Surgery

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What are the goals of breast cancer surgery?

The first step and most common form of treatment for breast cancer is surgery. Surgery involves removing the tumor and nearby margins. The margin is the surrounding tissue that might be cancerous. The goal of surgery is to remove not only the tumor, but also enough of the margin to be able to test for the spread of the cancer. Once the removed tissue is checked, your post-operative report should tell you if you had “clear margins,” (meaning the tissue farthest away from the breast was free of any cancer cells.)

Some people with Stage 2 or Stage 3 cancer may receive chemotherapy first, which is known as “pre-operative “ or “neoadjuvant*” chemotherapy. The goal is to shrink the tumor. By making it smaller first, you may have the option of a breast-conserving surgery or lumpectomy instead of a mastectomy.

*The term adjuvant means “helper” or “enhancer.” Neo means “new” or “at the onset.” So a neoadjuvant therapy is a helper therapy delivered at the beginning of treatment.

How will I know what kind of surgery is right for me?

Either your doctor or a breast surgical oncologist (a breast surgeon specializing in breast cancer surgeries) will advise you regarding the surgery options to consider based on specific information about your breast cancer. You can discuss and compare the benefits and risks of each option and describe how well each possible choice can achieve the goal of ridding your body of the primary breast cancer.

Lumpectomy

Lumpectomy

A lumpectomy removes the cancerous tumor along with a rim of potentially healthy tissue around it (known as the margins) without removing the entire breast.  This procedure is also called a partial mastectomy.

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Mastectomy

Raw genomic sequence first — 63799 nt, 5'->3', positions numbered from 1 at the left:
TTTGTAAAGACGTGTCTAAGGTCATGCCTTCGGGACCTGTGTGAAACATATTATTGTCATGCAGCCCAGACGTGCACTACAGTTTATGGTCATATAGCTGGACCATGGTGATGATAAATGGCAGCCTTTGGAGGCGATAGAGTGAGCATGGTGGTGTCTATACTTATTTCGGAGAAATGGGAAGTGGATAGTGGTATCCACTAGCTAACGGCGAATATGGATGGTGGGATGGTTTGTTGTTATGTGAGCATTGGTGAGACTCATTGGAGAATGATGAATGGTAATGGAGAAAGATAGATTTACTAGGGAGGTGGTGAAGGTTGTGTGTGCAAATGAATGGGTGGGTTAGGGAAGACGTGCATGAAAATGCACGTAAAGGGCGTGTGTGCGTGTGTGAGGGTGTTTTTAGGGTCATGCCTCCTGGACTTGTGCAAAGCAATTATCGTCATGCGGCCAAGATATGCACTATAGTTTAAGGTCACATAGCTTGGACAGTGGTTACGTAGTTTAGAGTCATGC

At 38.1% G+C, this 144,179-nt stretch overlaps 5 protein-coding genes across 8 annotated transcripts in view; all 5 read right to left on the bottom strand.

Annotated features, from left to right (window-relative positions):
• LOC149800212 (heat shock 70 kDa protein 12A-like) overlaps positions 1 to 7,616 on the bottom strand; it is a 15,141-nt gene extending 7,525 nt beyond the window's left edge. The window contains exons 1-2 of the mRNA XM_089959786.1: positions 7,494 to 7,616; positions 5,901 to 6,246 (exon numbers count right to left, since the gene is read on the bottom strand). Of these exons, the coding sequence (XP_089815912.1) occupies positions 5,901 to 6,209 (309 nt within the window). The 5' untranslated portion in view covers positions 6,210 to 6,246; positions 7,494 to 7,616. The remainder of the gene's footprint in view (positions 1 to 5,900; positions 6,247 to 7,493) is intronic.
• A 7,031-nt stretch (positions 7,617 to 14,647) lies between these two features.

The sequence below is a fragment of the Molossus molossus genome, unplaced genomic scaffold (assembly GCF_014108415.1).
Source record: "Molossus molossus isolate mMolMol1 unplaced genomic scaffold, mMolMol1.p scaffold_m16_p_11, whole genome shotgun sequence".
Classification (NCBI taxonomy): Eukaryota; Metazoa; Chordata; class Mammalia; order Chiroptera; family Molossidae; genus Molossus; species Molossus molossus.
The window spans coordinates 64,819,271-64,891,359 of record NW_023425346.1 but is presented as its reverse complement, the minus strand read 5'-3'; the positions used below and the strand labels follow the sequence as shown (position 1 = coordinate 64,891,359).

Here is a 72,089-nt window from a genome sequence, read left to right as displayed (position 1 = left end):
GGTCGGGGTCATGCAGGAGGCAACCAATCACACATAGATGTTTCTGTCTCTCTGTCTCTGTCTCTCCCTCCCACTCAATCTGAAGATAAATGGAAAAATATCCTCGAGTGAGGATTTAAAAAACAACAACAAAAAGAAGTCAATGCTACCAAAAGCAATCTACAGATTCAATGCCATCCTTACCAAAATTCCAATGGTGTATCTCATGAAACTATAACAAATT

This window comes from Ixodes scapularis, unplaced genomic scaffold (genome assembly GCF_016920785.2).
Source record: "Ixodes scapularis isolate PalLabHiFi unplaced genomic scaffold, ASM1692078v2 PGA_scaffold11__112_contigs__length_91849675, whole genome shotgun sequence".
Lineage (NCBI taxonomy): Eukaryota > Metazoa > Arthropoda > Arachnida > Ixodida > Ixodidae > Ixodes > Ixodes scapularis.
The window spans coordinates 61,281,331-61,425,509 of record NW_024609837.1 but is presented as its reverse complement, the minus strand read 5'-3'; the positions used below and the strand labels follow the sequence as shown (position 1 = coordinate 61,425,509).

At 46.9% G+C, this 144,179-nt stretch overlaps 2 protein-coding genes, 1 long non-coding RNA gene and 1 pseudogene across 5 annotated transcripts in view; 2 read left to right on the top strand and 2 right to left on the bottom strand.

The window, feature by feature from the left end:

Mastectomy

This surgery option removes the entire breast (or as much of the breast tissue as possible). In most cases, a skin-sparing mastectomy is an option. 

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Lymph Node Removal & Lymphedema

Lymph Node Removal & Lymphedema

In addition to your surgical procedure, your doctor may wish to remove and examine lymph nodes to determine whether the cancer has spread and to what extent.

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Reconstruction

Reconstruction

This is plastic surgery to rebuild the shape of the breast. It may be done at the same time as the cancer surgery or later.

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"I will still smile and I will still fight." After discovering a lump during a self-breast exam, Renee scheduled a doctor's appointment and was later diagnosed with an aggressive form of Stage 4 breast cancer.

"The moment I heard that I had breast cancer, I had a game plan in my head that I was going to fight," said Renee.

Watch Renee's story and discover why her inspiring testimony and life touched the hearts of the producers, directors, and staff behind the National Breast Cancer Foundation's Beyond the Shock program.

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"I will still smile and I will still fight." After discovering a lump during a self-breast exam, Renee scheduled a doctor's appointment and was later diagnosed with an aggressive form of Stage 4 breast cancer.

"The moment I heard that I had breast cancer, I had a game plan in my head that I was going to fight," said Renee.

Watch Renee's story and discover why her inspiring testimony and life touched the hearts of the producers, directors, and staff behind the National Breast Cancer Foundation's Beyond the Shock program.

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